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Monday, 4 March 2013

Paring Chisels 101

A paring chisel is used for...

As the name suggests, a paring chisel is used for paring away small amounts of material to achieve precisely the surface that you want. A paring cut is parallel with the surface of the surrounding timber, whereas a chopping cut is perpendicular to it.

A classic example is slightly undercutting the endgrain surfaces that will form part of a joint. Undercutting a tenon shoulder for example leaves a small line around the outside edge that will 'make' with the adjacent component, the undercut guarantees that the joint will not be 'held open' by any irregularities or debris. Because endgrain is not a glue surface, the joint is no weaker, and if you do get a little bit of glue squeeze out from the tenon cheeks as the components are assembled, the undercut gives it somewhere to go that doesn't show on the finished piece.

Another traditional use for paring chisels is in conjunction with a saw. Slicing away an incline on the waste side of your knife line creates a shoulder for the saw to ride against, guiding it onto the line. One tip that I picked up from David Charlesworth (who I believe got it from Rob Cosman) is to start the saw on the top of the incline and allow it to drop naturally onto the shoulder as you make the first stroke. It's all very subtle stuff but it does seem to produce a noticeably better result than trying to start with the saw teeth in the bottom of the v groove.

Paring chisels are also excellent for shaping work, using facets in the same way that a stonemason would in order to monitor your progress. To create a cylinder from a square for example, you slice away the corners to make an even sided octagon, then keep cutting away the remaining crests keeping all of the facets straight and even as you sneak to within sanding distance of the final shape. For another example of paring using facets, see our "making a wedge for a Richard Kell No.3 honing guide" video.

Why do paring chisels have such a long blade...?

The primary reason for a paring chisel's length is not reach, but balance. Imagine walking upstairs, carrying a cup of tea, holding the saucer with both hands. Now repeat the exercise but with the cup and saucer on a tray - much more stable. The further apart your hands are, the more accurately your body can find and maintain horizontal. Indeed with Japanese paring chisels the blade length is not that much greater than a normal bench chisel, but the handle is much longer. One of the reasons I prefer the western design of paring chisel is that by having most of the length as blade rather than handle you get the additional reach and potentially longer blade life thrown in as a bonus, but these are really secondary benefits.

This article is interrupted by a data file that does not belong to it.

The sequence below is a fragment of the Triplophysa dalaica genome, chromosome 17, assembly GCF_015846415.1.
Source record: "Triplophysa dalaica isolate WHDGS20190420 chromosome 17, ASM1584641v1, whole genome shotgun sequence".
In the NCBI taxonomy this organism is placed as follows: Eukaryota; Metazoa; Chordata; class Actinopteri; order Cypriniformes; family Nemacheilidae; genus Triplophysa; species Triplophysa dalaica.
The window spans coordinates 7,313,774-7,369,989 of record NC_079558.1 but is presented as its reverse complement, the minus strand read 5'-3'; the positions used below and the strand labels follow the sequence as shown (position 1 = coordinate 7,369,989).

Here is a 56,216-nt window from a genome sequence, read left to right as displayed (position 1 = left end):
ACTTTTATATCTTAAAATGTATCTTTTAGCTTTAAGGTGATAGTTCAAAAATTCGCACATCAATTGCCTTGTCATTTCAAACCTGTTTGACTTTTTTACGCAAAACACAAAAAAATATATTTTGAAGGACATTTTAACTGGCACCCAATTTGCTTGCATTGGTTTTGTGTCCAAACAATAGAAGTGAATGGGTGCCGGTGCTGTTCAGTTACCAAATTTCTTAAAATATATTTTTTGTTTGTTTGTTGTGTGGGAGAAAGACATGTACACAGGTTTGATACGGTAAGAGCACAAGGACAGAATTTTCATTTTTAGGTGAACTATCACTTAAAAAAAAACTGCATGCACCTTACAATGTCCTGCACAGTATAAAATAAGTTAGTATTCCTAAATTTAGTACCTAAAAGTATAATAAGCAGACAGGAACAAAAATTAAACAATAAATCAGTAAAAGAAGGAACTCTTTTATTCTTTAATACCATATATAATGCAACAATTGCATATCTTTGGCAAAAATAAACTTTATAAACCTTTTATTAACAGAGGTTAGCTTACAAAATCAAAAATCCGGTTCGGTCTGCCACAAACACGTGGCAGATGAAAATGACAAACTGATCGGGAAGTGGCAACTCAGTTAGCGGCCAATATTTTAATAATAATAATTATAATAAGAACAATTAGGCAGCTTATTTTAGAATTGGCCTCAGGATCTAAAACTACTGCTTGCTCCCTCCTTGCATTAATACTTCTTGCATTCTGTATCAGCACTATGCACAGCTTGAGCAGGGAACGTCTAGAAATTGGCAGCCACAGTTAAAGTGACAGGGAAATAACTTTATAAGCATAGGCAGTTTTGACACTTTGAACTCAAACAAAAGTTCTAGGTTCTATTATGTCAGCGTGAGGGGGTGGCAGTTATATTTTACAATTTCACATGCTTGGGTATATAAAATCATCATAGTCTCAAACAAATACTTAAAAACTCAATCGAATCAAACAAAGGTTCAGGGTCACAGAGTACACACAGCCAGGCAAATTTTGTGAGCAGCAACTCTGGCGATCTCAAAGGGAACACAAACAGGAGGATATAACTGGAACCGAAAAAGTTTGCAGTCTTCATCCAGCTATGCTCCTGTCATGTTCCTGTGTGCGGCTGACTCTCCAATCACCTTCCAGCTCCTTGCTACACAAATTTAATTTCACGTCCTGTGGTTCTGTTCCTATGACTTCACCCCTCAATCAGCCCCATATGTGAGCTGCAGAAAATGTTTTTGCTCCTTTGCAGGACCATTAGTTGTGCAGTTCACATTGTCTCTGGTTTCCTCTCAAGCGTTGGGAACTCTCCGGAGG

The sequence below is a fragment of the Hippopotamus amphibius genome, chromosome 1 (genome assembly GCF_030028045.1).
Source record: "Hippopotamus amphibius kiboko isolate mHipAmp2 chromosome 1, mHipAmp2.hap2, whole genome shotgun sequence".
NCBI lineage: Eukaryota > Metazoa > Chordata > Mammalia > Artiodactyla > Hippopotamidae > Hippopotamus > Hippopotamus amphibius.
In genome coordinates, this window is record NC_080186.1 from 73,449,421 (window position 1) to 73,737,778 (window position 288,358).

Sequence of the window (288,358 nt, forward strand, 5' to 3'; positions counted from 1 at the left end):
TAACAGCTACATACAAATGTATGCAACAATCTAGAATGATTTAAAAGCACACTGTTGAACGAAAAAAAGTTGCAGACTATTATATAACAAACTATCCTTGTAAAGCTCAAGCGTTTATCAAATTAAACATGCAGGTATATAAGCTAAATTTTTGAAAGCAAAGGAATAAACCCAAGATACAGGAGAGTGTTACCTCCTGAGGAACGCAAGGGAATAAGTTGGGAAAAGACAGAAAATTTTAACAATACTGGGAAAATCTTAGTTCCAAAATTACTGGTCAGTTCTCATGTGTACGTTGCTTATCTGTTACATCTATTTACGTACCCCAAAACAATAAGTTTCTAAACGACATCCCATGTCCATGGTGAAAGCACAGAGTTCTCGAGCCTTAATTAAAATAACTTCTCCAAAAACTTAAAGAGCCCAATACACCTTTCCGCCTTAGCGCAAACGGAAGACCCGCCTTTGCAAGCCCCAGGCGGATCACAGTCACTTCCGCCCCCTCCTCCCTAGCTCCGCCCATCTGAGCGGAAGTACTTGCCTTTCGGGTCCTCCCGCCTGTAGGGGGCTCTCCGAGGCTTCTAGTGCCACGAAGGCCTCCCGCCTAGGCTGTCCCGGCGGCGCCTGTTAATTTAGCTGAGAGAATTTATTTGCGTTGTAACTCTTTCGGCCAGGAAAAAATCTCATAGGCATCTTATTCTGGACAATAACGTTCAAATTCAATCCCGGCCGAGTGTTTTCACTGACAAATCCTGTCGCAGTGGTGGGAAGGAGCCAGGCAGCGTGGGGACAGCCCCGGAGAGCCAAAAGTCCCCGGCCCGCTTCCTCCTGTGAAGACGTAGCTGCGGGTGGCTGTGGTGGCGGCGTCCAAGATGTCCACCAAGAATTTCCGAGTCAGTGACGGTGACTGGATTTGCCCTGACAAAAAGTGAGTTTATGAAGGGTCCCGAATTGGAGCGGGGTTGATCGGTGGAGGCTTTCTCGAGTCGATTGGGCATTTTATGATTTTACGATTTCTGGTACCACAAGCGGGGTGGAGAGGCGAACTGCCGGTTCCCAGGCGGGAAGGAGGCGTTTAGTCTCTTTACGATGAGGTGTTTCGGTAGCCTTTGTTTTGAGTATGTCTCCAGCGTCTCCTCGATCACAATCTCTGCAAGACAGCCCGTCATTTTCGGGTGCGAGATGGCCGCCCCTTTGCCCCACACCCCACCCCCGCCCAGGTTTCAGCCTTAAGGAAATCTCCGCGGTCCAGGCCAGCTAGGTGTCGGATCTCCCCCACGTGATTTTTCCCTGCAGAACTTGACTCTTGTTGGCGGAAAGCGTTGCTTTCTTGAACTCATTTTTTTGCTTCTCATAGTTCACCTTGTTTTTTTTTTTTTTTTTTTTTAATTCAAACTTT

Why aren't all paring chisels cranked.....?

On first impression a cranked paring chisel looks like more versatile version of a straight one with the added advantage that it can go anywhere. In fact it is quite the opposite. Lets go back to the tea tray example and put one handle higher than the other, the amount of concentration required to keep the thing level is now greatly increased, one slight lapse and you've sploshed PG tips all over your custard creams. Cranked paring chisels are specialist tools with comparatively limited application. For the majority of jobs where you might use one there are usually two or three alternative ways of doing it (bullnose plane, rebate plane etc).

How do you use a paring chisel....?

It's all about minimum force and maximum control. The cutting edge should be absolutely shaving sharp, a very sharp edge cuts with less resistance and the smaller the amount of exertion required, the more control you have. Paring chisels are often ground 5 or so degrees shallower than the standard 25, sacraficing a little edge strength to achieve greater sharpness and lower penetrative resistance. They are sometimes tempered a couple of points softer than a bench chisel so that they are easier to touch up frequently.

You can further reduce exertion and increase control by using bigger muscle groups and letting your body weight work with you rather than against you. Your arms hold the chisel steady, elbows tucked in close to the body but with all of the muscles in your arms relaxed. The pommel of the handle nestles into your dominant hand, palm facing upwards. With the other hand, pinch the the blade as far forward as possible so that your forefinger is supporting the blade and resting on the timber. Stand with your feet apart, as you would to play snooker or pool, and allow the blade to slide between the fingers of your guiding hand as you make the cut, using the bigger muscles in your legs and backside to control the application of your bodyweight.

If you are paring vertically, the principle is exactly the same but you use your core (stomach) muscles to control the application of your bodyweight. The workpiece should be positioned low enough that you can get your shoulder directly over the cut.

Do paring chisels need to be lapped dead flat...?

Within reason, yes they should be within two or three thou of flat. Ideally a paring chisel should be ever so slightly concave. This makes it much easier to sharpen because you can access the underside of the cutting edge. If it starts out absolutely flat then the chances are that normal sharpening will eventually cause it to become convex. A slight convexity is undesirable but nothing to be afraid of, just work the chisel on a coarse abrasive surface that is shorter than its length (across the stone or a narrow strip of film) and concavity will return. A narrow strip of PSA backed 3M 100 micron AO microfinishing film is ideal for this task.

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